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Healthy Weight, Healthy Pregnancy

Pregnant Woman Looking At Bowls Of Healthy Fruit And Vegetables

May 11–17 is Women’s Health Week, a time to focus on making healthier choices to have a healthier lifestyle. If you are pregnant or thinking of becoming pregnant, now is a good time to make goals to reach and maintain a healthy weight.

Preparing for a Healthy Life and Pregnancy

Women’s Health Week is a great time to look at your health choices and find out what you can do to live a healthier life. A healthy lifestyle before becoming pregnant is just one step towards preconception health. Preconception health refers to the health of women and men during their reproductive years, which are the years they can have a child. Preconception health focuses on taking steps now to protect the health of a baby they might have sometime in the future. However, all women can benefit from preconception health, whether or not they plan to have a baby one day. No one expects an unplanned pregnancy, but it happens often. In fact, about half of all pregnancies in the United States are not planned. Preconception health includes getting and staying healthy overall, throughout life.

Obesity and Pregnancy

If you are pregnant or thinking of becoming pregnant, it is important to try to maintain as healthy a lifestyle as possible in order to increase the chances of having a healthy baby. Women who are overweight or obese are at increased risk of having complications during pregnancy such as diabetes, longer hospital stays, and the need for a cesarean delivery. Their babies are at risk of dying before birth (stillbirth), being too large, and being born too early (preterm birth). The mothers are also at risk for many serious conditions later in life, including heart disease, type 2 diabetes, and certain cancers1.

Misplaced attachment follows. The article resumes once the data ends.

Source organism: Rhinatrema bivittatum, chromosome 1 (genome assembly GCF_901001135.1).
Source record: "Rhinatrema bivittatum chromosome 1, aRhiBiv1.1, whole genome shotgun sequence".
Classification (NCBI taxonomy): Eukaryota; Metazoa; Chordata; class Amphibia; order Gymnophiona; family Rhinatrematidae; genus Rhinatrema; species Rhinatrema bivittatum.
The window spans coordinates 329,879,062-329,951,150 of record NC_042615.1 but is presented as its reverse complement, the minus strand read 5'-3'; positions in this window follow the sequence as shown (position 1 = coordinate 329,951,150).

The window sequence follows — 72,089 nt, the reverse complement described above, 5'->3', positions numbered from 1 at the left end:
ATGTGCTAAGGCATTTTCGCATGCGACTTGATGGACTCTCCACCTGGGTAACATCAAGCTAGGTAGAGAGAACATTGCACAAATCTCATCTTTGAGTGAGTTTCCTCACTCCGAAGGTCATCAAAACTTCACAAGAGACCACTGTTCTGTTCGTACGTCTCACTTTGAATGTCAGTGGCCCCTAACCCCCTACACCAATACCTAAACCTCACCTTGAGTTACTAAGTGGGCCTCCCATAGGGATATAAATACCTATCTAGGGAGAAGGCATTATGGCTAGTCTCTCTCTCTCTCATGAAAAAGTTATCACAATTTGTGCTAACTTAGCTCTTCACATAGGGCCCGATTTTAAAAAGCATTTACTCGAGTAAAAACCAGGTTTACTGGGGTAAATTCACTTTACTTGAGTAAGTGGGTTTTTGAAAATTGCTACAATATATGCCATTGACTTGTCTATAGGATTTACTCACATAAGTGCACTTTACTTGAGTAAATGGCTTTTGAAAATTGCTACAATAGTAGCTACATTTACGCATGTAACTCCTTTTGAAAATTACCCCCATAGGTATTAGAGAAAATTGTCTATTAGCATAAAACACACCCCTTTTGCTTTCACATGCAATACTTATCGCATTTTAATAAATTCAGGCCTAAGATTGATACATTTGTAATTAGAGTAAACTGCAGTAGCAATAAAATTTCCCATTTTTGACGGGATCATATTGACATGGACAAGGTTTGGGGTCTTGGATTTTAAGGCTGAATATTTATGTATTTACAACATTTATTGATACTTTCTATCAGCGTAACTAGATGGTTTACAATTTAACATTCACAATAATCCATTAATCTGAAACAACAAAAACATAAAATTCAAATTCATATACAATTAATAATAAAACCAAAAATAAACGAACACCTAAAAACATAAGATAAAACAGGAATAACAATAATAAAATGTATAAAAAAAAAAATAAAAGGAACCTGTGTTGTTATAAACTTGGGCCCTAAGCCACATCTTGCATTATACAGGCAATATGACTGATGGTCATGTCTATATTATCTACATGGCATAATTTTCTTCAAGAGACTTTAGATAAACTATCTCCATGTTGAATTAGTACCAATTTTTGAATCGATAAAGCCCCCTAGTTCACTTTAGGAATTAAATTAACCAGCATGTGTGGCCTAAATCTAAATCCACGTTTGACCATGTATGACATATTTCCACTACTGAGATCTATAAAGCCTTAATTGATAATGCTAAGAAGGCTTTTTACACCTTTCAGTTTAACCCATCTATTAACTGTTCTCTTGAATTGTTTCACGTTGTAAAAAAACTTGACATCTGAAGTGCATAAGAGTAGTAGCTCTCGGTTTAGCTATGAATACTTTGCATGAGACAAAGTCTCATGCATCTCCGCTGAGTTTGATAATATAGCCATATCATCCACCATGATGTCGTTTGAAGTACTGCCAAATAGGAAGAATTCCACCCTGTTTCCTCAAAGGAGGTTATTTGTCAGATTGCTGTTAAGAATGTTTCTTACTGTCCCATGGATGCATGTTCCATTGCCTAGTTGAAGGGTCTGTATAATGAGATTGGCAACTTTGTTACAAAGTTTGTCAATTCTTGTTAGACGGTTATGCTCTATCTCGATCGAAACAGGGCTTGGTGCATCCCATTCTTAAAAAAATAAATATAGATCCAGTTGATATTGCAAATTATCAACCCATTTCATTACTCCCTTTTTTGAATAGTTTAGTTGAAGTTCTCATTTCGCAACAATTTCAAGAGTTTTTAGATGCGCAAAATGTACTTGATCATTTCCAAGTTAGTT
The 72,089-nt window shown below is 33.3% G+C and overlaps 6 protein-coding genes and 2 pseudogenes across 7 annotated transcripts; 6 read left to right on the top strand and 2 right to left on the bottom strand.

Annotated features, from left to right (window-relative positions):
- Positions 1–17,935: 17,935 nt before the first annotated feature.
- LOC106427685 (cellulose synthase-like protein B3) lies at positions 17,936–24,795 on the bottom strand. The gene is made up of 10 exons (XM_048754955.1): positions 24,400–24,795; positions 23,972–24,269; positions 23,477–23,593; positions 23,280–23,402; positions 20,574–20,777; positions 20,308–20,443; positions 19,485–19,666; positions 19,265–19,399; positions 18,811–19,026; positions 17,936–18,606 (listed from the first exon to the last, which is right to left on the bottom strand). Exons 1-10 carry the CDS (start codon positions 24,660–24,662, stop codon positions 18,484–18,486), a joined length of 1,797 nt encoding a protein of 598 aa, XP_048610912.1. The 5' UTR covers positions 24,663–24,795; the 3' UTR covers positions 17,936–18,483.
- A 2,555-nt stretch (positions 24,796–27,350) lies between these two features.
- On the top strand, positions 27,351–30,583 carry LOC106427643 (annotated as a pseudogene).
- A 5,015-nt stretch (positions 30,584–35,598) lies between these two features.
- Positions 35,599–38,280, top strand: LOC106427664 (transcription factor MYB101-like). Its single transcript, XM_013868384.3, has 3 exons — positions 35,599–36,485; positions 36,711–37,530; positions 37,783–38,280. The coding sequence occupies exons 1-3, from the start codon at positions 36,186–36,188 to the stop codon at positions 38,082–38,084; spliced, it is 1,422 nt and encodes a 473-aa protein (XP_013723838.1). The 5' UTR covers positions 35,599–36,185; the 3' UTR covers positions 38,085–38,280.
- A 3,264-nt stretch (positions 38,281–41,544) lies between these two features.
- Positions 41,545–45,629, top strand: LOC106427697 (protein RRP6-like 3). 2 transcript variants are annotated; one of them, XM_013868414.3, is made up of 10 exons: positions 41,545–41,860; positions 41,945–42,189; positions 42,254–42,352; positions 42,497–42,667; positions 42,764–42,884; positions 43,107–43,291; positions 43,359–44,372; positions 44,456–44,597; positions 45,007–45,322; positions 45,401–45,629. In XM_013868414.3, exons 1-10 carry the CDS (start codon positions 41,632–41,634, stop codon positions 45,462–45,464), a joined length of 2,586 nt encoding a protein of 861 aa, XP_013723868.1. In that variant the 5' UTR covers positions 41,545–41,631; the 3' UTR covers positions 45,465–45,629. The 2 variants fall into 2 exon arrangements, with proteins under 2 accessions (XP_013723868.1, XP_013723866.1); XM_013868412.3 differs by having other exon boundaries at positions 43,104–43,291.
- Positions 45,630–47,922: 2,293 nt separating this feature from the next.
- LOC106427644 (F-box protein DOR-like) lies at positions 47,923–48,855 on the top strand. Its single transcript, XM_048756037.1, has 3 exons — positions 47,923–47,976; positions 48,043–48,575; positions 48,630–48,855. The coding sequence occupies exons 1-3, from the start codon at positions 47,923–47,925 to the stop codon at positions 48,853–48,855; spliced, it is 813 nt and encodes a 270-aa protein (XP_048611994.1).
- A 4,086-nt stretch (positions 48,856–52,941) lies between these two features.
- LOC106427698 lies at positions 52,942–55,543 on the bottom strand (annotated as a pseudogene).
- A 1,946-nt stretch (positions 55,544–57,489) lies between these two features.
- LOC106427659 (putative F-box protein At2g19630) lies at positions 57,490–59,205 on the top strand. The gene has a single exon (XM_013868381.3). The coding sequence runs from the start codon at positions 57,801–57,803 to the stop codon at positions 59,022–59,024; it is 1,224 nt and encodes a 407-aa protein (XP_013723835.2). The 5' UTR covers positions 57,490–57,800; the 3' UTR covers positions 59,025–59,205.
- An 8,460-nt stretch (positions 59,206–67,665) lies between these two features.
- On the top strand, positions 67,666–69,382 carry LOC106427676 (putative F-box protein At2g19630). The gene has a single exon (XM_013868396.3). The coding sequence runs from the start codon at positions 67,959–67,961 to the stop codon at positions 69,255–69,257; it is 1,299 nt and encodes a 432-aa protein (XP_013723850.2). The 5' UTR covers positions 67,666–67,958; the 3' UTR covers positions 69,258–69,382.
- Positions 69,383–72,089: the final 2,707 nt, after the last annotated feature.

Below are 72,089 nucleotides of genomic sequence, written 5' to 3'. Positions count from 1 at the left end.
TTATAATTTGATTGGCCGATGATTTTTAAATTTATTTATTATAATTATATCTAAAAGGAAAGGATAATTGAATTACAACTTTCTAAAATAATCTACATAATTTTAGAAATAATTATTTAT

Being overweight or obese  increases a woman’s risk of having a baby born with certain birth defects, including birth defects of the brain (anencephaly) and spine (spina bifida), some heart defects, and other birth defects. It also increases the risk of the baby being stillborn.  CDC has estimated that each year we could prevent nearly 3,000 heart defects and approximately 400 spina bifida defects in babies, and about 7,000 stillbirths if all women were a healthy weight at the start of pregnancy.2

The key to reaching and keeping a healthy weight is not short-term dietary changes. It's a lifestyle that includes healthy eating and regular physical activity. If you are underweight, overweight, or obese, talk with your doctor about ways to reach and maintain a healthy weight before you get pregnant. As part of Women’s Health Week, take steps now to reach your healthy lifestyle!

References

  1. NIH, NHLBI Obesity Education Initiative. Clinical Guidelines on the Identification, Evaluation, and Treatment of Overweight and Obesity in Adults. Available online:
    http://www.nhlbi.nih.gov/guidelines/obesity/ob_gdlns.pdf 
  2. Honein MA, Devine O, Sharma AJ, Rasmussen SA, Park S, Kucik JE, Boyle C. Modeling the Potential Public Health Impact of Prepregnancy Obesity on Adverse Fetal and Infant Outcomes. Obesity 2013.

 

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